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Literature Reviews

Emergence behaviour in children: defining the incidence of excitement and agitation following anaesthesia
Cole JW, Murray DJ, McAllister JD, Hirshberg GE. Paediatric Anaesthesia 2002 12:442-447.

This interesting article discusses the authors' experience in a prospective trial documenting the incidence and covariables associated with emergence agitation and excitement. Using a qualitative self designed scoring system and a blinded observer (blinded to anesthetic management and premedication) serial scores were obtained every ten minutes in the PACU. A 10% incidence of severe restlessness was noted at emergence and an additional 30% of children were found to be experiencing s significant period of distress during their recovery room stay.

The authors made a significant attempt to provide analgesia before emergence with caudal anesthesia in approximately 70% of the children and midazolam premedication was used in just over half of the children. Midazolam premedication was not randomized and was not controlled in the trial. Anesthetic vapor included halothane for induction and either halothane or isoflurane for maintenance. The incidence noted is similar to previous reports, but what was novel was the description of `delayed' emergence phenomena in 10% of children not noted until after 30 minutes in the PACU. Whether this reflects a slowness to awaken from halothane is not known. Although midazolam administration was statistically associated with an increased incidence of emergence issues in the older children, the authors carefully state that a cause and effect relationship is not shown. They appropriately report the finding and discuss the observation as appropriate for another trial to examine the question directly. I would really like to know the mechanism(s) responsible for this commonly noted problem and an effective prophylactic or therapeutic strategy!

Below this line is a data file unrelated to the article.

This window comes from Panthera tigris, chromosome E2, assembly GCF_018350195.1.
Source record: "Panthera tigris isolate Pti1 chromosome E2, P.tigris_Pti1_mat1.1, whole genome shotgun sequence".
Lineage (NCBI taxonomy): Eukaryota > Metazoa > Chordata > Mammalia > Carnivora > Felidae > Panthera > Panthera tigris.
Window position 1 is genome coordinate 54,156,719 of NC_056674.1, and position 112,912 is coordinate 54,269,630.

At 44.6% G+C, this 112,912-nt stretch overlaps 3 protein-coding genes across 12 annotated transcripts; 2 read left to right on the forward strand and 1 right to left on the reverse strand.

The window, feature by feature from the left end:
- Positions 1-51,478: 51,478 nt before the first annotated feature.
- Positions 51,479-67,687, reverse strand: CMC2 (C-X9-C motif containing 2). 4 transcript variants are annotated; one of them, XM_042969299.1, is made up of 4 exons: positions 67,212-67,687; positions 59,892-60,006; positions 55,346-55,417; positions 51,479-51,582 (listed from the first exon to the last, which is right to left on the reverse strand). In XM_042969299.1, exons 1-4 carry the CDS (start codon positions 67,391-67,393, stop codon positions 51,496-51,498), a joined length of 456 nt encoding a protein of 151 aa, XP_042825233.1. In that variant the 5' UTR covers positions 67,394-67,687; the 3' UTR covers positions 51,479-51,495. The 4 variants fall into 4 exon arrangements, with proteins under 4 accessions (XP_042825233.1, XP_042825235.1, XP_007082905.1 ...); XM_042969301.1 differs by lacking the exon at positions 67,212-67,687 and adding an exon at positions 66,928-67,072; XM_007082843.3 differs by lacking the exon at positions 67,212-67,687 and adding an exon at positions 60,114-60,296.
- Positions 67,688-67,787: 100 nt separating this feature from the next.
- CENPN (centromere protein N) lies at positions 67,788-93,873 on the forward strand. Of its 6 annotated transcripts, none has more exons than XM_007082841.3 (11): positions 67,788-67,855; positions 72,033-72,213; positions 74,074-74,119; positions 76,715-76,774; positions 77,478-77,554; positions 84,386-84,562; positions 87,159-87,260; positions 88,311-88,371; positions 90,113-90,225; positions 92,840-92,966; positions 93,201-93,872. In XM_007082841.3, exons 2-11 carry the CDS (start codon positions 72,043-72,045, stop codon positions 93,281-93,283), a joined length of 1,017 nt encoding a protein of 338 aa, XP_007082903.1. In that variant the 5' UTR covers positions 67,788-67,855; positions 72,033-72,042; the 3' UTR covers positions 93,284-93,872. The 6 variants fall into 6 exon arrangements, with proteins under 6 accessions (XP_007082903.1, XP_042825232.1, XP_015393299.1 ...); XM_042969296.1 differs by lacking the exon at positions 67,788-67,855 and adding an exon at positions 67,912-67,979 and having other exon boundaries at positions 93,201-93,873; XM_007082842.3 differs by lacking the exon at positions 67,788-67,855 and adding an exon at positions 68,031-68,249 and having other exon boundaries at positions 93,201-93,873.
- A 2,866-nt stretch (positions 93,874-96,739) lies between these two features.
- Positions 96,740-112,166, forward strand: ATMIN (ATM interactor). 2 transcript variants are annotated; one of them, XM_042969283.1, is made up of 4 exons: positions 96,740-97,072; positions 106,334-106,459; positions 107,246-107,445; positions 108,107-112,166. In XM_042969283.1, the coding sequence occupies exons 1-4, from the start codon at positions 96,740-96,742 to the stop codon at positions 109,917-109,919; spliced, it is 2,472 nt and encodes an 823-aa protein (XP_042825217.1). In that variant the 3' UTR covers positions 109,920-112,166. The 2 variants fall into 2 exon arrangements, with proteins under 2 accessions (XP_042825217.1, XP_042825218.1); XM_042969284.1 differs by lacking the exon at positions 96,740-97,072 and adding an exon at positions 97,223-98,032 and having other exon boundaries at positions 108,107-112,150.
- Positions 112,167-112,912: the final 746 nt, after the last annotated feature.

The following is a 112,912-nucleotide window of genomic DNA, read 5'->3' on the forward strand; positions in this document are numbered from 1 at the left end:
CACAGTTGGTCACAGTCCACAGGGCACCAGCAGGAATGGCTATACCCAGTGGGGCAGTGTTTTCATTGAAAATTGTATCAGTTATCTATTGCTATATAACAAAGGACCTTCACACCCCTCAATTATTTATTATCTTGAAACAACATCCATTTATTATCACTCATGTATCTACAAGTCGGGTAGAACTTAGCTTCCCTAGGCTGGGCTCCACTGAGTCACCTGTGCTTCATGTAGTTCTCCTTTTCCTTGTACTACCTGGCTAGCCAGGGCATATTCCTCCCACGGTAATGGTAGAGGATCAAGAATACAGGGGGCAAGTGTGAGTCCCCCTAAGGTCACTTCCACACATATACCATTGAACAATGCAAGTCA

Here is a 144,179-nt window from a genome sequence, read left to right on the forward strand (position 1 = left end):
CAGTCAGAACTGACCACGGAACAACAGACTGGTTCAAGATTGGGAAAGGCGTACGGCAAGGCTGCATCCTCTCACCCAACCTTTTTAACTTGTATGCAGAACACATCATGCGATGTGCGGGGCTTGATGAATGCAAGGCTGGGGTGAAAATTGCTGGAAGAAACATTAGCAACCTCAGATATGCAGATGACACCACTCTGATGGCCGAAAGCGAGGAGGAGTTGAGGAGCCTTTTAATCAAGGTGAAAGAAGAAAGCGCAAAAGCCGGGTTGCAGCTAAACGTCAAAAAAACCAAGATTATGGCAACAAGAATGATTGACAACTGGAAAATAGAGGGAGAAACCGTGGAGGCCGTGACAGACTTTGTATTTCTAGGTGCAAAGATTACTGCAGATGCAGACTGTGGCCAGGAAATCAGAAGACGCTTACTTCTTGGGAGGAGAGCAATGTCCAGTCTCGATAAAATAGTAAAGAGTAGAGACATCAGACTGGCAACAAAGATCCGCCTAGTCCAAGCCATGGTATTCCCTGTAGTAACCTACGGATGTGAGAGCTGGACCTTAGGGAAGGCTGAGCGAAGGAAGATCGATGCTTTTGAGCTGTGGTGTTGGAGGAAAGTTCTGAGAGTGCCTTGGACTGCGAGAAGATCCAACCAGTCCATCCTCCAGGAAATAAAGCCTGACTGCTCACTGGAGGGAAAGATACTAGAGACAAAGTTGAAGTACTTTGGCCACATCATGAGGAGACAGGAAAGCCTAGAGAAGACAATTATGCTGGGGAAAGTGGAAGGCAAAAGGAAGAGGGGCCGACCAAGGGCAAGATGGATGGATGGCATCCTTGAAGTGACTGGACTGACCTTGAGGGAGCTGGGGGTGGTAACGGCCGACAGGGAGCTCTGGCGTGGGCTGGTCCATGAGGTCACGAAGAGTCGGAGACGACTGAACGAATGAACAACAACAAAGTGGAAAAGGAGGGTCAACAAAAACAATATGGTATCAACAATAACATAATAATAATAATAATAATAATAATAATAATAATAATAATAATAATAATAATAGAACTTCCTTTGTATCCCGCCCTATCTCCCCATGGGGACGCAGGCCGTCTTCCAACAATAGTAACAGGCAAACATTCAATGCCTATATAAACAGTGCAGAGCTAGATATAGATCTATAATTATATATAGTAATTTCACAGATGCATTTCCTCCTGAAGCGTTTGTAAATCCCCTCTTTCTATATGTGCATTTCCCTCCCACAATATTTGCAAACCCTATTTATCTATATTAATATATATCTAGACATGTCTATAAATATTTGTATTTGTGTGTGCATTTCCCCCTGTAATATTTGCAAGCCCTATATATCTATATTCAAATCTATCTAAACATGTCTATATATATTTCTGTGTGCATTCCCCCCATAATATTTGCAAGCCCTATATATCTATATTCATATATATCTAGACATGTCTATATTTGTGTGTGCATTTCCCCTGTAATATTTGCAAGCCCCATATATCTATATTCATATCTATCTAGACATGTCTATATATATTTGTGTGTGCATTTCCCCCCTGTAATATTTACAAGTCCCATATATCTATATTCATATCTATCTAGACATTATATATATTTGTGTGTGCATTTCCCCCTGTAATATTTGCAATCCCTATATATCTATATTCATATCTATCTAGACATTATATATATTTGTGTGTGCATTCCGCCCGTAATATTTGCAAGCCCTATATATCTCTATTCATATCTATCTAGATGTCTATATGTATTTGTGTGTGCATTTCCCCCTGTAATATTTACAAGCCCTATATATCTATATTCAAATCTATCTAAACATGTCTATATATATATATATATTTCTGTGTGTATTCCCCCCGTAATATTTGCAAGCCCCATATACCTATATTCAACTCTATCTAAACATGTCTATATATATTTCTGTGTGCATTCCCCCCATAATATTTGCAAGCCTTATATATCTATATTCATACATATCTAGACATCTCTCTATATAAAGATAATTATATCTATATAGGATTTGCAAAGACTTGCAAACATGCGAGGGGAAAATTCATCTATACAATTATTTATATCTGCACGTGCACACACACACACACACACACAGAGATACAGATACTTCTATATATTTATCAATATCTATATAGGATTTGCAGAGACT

Reviewed by Joseph Tobin, MD #include ./footer_include.iphtml